The centerpiece of my father’s garage was his huge, red Snap-On tool chest. Nothing could match the excitement of helping my dad as he used those tools.
Since I was old enough to carry them, I was the gopher for everything in his tool box.
Dad dropped out of high school in 10th grade and spent his life working on cars and school buses. That meant he repaired his own cars, too, and never understood why anyone would pay to get their oil changed.
This was an era when a new set of spark plugs, fuel filter and properly set points could go a long way toward making a car run right. The days of hooking an engine up to a computer were still decades away.
As a kid I would stand in the garage for hours staring at my dad’s legs as he would yell for tools from under the car.
By the time I was 7 I knew the specific contents of each Snap-On drawer. It consisted of two parts, a lower box with deep drawers for big hammers and other large tools. The upper box had smaller drawers filled with open-end and box wrenches, screwdrivers, socket sets and more.
I was fascinated with the miscellaneous drawer. It probably weighed 100 pounds on its own and took two hands for a little boy to open. The drawer was filled with strange leftover parts, small tools, springs, screws, bolts and other cool things I would dig through to find just what my dad needed.
I could barely reach to the top and sometimes used a little wooden step stool to get up there.
The bigger drawers had a unique aroma; it was a combination of grease, oil and grime — just what a garage should smell like.
Sometimes things inside would draw my attention and when Dad emerged from under the car, he’d explain what the tool or part was for. When he went back under, tool orders were barked out again. “Get me a 9/16th open end, or the long Phillips-head screwdriver,” he would yell.
I would beam when I found the right thing and cringe when it was wrong. Young sons live to please daddy. “I said Phillips-head,” he would bellow, as I quickly found the right screwdriver.
Nothing was worse than being unable to find the right tool even after he told me exactly where it was. Eventually, overcome with frustration, he was forced to roll the creeper out from under the car. After securing the tool, he would often say, “It was right here,” shake his head and go back to work.
It didn’t take long until I knew what everything did and, more importantly, where everything was kept.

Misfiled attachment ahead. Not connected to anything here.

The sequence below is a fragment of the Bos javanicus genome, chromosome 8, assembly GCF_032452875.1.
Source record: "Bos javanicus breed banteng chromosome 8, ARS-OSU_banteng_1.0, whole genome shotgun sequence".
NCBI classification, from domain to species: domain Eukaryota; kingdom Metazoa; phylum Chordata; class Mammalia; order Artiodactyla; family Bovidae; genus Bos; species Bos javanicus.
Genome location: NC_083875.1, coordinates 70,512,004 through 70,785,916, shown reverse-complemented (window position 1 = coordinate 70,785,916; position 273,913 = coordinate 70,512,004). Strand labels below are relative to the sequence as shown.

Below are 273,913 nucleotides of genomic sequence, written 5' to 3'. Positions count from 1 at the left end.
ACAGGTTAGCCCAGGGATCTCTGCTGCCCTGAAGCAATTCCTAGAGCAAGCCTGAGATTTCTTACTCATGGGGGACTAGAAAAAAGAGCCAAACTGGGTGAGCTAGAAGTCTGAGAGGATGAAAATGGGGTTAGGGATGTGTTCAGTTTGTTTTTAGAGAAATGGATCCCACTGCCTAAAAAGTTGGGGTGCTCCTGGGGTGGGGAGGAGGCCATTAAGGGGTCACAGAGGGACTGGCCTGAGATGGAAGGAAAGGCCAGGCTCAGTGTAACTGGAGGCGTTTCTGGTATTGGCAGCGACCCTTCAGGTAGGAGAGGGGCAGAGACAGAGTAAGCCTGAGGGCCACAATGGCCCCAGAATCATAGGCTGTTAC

Dad’s tools linked us together as I learned the ins and outs of working on cars. I’ll never forget the first time I changed the oil in our 1972 Ford LTD station wagon under my dad’s supervision. He looked so proud when I started the engine and oil didn’t cover the garage floor.
As I got older, I started fixing my own cars and friends’ cars. I begged Dad to walk me through the various jobs for the family vehicles, too.
My father had strict rules about those tools when I started using them. Not only did they need to be put away in the right spot at the end of the day, each one needed to be wiped down. There was hell to pay if he picked up a dirty wrench during a job.
When I announced I was going to leave my normal high school studies to pursue a career in auto mechanics, he was furious and put his foot down. “You can learn to be a mechanic anytime,” he said. “You’re finishing high school and going to college … period. If you want to be a mechanic then, it’s OK by me.”
At the time I was beyond upset as I thought I had found my calling and wanted to follow in my father’s footsteps. But he was right, as usual; I’m much happier typing on a computer than I would have been looking up at an oil pan.
My “Cat’s in the Cradle” moment came the day Dad died in his sleep. I drove right to the house, Dad still lying there in the bedroom. A week earlier the family had gotten together, but work was crazy and I decided not to go. As I sat there with my brothers waiting for the ambulance, my mom blurted out, “At least we were all together one more time before he passed away.”
She didn’t mean anything by it, but the comment hit me hard.
Months later it took three people to lift those tools into my truck. As I drove home with them in the back, I felt my dad was with me. They were the only thing I ever wanted to inherit. For some reason, owning them lessened the sting of not being there before he passed — as if they were helping to fix me, too.
I still follow the rules my dad set up for his tools and think about him every time I reach for one. Unlike all the other tools I own, these are always put away, and put away clean.
When I open one of those big drawers filled with the smell of a 1960s garage, I think of those days when I stood waiting patiently for my orders at Dad’s feet.
The rich personal history that resides in these tools makes me smile sometimes. Who could have known they would bridge a generation, connecting a father and son for a lifetime and beyond.
Doug Oster is a staff writer and garden columnist for the Post-Gazette (email@example.com, 412-779-5861). Visit his blog at www.post-gazette.com/gardeningwithdoug.
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